You’re probably wondering what talking about a lasagna recipe or baseball has to do with onboarding. The answer lies in engagement and relationship-building. Think about the last time you were in a new situation. It’s a good assumption that once you found someone who shared a common interest, be it kids, a sport, or your latest TV show obsession, you immediately felt more connected to them and more comfortable. Having commonalities can increase engagement, and most importantly for new employees, they provide a means of getting to know coworkers beyond their job titles.
Show off your company culture while onboarding new employees
Digital tools are a great way to demonstrate your company culture when you’re onboarding new employees.
When your communication tools, for example, are both active and easy to access, it shows that you value transparency, two-way communication, and making sure employees are informed. Plus, being able to engage with coworkers and ask questions to fill their knowledge gaps will help new employees adapt to their new position faster.
Recognition tools are an excellent way to put company culture into something tangible and visible to new employees. Recognition provides new employees with an emotional connection to their new company, which is a great method of ensuring better retention and productivity further down the line. While a new employee may not accomplish a lot in the first period of their onboarding experience, you can still give them a shout out for their willingness to jump in and start learning. And even if the new employee isn’t the one being recognized, seeing that recognition does occur and comes both from leaders and peers drills down that your company acknowledges and appreciates the work that employees do.
Collect feedback to improve onboarding
When it comes to measuring and adjusting onboarding processes, survey tools are extremely useful. With a survey tool, you can gather feedback to gauge how employees feel about your onboarding process. Asking specific questions that dig into how employees feel will provide more actionable data to help you make adjustments to improve both their onboarding experience and key learning to apply for future employees.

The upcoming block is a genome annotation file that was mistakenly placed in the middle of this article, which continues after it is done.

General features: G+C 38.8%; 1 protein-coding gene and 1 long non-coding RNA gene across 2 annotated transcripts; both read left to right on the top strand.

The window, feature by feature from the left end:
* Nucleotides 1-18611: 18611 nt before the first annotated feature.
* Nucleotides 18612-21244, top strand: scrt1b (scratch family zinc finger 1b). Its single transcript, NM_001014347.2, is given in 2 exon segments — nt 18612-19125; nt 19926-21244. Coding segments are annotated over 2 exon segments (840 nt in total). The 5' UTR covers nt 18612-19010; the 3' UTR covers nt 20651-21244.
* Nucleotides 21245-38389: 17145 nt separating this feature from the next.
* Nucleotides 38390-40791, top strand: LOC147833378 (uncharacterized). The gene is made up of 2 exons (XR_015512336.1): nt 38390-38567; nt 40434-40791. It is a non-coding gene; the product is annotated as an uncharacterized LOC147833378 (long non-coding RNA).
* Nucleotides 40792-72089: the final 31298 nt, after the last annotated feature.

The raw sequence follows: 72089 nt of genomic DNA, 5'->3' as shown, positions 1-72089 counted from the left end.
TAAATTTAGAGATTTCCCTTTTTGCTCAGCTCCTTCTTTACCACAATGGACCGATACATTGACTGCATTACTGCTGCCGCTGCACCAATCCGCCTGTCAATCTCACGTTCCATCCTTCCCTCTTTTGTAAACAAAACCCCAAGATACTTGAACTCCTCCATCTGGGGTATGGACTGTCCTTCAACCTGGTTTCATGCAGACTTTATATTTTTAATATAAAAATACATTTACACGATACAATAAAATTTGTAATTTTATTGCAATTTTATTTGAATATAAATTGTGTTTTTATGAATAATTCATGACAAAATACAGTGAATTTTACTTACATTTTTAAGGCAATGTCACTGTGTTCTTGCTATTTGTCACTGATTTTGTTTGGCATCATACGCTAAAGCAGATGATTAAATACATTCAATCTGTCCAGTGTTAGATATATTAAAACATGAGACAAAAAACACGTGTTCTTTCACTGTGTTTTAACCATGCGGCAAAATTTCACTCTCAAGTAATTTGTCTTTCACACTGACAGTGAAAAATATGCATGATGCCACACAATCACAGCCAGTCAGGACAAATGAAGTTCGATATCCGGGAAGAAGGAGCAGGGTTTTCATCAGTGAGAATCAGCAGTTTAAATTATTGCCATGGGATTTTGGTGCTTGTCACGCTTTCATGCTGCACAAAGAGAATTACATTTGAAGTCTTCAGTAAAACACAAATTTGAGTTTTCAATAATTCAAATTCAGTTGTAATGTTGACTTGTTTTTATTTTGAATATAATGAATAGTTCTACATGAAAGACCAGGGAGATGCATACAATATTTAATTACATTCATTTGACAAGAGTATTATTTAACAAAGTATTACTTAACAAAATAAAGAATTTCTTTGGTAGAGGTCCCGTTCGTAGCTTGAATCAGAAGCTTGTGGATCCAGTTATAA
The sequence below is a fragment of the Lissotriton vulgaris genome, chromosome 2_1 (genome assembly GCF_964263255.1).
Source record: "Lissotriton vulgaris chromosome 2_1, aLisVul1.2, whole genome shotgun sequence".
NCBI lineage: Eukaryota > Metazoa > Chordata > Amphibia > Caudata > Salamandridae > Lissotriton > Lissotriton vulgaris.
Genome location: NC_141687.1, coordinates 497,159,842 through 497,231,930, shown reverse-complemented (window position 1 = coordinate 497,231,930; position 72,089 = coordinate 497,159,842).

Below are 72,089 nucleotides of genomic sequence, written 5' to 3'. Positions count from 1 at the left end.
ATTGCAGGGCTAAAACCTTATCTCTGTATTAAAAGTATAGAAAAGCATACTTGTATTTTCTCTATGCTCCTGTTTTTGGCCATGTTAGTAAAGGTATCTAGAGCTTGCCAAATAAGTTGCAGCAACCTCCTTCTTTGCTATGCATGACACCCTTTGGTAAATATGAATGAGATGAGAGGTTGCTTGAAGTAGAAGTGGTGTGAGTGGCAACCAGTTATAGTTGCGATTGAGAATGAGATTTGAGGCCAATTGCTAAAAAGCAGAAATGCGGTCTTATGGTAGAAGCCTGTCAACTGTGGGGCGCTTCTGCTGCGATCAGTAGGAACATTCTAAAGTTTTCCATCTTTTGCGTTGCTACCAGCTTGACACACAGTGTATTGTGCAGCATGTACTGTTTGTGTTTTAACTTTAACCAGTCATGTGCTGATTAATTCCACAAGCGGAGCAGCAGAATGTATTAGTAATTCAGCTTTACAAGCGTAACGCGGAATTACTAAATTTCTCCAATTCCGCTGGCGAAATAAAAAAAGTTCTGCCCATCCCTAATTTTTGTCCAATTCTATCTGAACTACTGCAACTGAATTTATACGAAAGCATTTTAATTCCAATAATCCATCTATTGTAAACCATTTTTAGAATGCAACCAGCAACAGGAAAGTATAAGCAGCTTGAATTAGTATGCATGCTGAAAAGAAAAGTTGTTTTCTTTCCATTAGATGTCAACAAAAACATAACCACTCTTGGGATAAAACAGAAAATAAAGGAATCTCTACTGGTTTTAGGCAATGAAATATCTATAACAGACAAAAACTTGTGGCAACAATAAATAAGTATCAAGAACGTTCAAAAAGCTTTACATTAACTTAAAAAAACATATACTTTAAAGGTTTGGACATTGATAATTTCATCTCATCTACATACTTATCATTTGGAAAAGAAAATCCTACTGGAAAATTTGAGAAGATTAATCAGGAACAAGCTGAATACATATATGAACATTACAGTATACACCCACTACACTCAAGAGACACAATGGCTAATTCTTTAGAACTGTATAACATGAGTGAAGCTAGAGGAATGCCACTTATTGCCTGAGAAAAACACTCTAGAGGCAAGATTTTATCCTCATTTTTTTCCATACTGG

Surveys can also help measure how well company culture is conveyed to new employees. During their first few months, you can send you surveys to see how well your company is doing. Do new hires feel engaged and connected with coworkers? Do they feel like they have the right information and tools to confidently do their jobs?
And when you actually act on that feedback, it shows that everyone in your company has a voice, no matter their rank in the organization or how long they’ve been there. Remember: every piece of feedback is valuable, but its usefulness is only comparative to how much you’re willing to invest in making changes.
We’ve given you a look at how digital tools–specifically ones that are centered around communication, recognition, and feedback–are helpful in making your onboarding process as successful and simple for new hires as possible. We encourage you to use this information to evaluate your current onboarding process and see how these digital tools can be used to enhance areas that you feel need improvement.